After the huge success of the smart phone is not only smaller than its big brothers, it's easier on the wallet.and smart phones, Samsung is looking to expand its Android range with the Galaxy Mini, also known as the GT-S5570. This pint-sized
The Mini is available for free on a £15-per-month contract. You can also pick it up on a pay as you go deal or SIM-free for around £145.
The Mini certainly lives up to its name -- the handset is positively dwarfed by the Galaxy S 2, although, when compared to other budget Android devices, its dimensions seem less dainty. For example, the phone is only slightly smaller than the, one of its closest rivals.
Like so many of Samsung's phones these days, the Mini is constructed almost entirely from plastic. Despite the lack of aluminium and brushed metal, the device feels sturdy enough. It doesn't creak when gripped tightly, and the battery cover is well secured. You'll also find that the micro-USB port is protected by a rubber cover -- something that isn't always the case on many modern phones.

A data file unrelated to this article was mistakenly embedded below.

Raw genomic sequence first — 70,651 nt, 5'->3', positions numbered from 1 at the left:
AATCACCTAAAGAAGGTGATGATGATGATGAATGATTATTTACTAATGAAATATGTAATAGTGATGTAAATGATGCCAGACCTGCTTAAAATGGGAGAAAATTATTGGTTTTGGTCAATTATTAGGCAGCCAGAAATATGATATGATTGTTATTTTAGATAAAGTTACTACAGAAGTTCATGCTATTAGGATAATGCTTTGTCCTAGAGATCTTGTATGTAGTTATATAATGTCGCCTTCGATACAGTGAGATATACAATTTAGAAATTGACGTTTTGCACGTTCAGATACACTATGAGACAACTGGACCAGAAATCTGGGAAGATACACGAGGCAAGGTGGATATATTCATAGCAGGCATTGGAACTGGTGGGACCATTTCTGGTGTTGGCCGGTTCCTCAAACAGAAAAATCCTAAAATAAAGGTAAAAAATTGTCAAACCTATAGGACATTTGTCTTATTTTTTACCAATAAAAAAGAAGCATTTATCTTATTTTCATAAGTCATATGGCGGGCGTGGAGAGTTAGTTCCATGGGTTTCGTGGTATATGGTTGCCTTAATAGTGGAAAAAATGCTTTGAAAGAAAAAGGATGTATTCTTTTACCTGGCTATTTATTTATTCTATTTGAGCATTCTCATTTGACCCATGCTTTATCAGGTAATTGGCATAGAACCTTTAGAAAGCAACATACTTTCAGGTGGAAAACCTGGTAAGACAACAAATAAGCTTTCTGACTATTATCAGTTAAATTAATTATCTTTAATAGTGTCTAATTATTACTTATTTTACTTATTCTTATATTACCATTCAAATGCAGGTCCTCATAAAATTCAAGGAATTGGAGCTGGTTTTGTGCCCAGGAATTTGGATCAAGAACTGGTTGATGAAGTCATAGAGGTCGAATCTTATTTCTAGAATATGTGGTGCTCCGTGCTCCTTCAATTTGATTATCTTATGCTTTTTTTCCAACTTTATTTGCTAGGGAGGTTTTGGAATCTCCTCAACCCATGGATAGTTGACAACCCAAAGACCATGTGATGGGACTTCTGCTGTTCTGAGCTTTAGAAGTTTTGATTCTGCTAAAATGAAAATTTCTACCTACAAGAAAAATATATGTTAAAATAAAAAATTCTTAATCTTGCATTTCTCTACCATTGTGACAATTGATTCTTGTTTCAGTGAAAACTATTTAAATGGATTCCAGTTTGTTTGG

The Mini bucks the trend by featuring only three buttons on its front, rather than the usual four. The near-ubiquitous Android 'search' command is missing. The placement of the buttons is also somewhat unusual. The 'home' key is fixed inside what initially looks like a trackpad, but in reality is merely a single button. This arrangement takes some time to get used to, and you'll often find yourself automatically pressing this central button as if it were a means of confirming a menu selection.
On the back of the handset, you'll find a 3-megapixel snapper, which is also capable of capturing low-resolution video footage. Sadly, the lack of flash and autofocus curtail the camera's usefulness, and the washed-out images look poor when viewed on your laptop or television.
Trapped within the Mini's modest frame are some distinctly low-end specifications. The 240x320-pixel display is possibly the most disappointing element of the entire package -- it's rather inadequate for surfing the Web and reading emails. Images appear heavily pixellated and reading tiny text is near-impossible.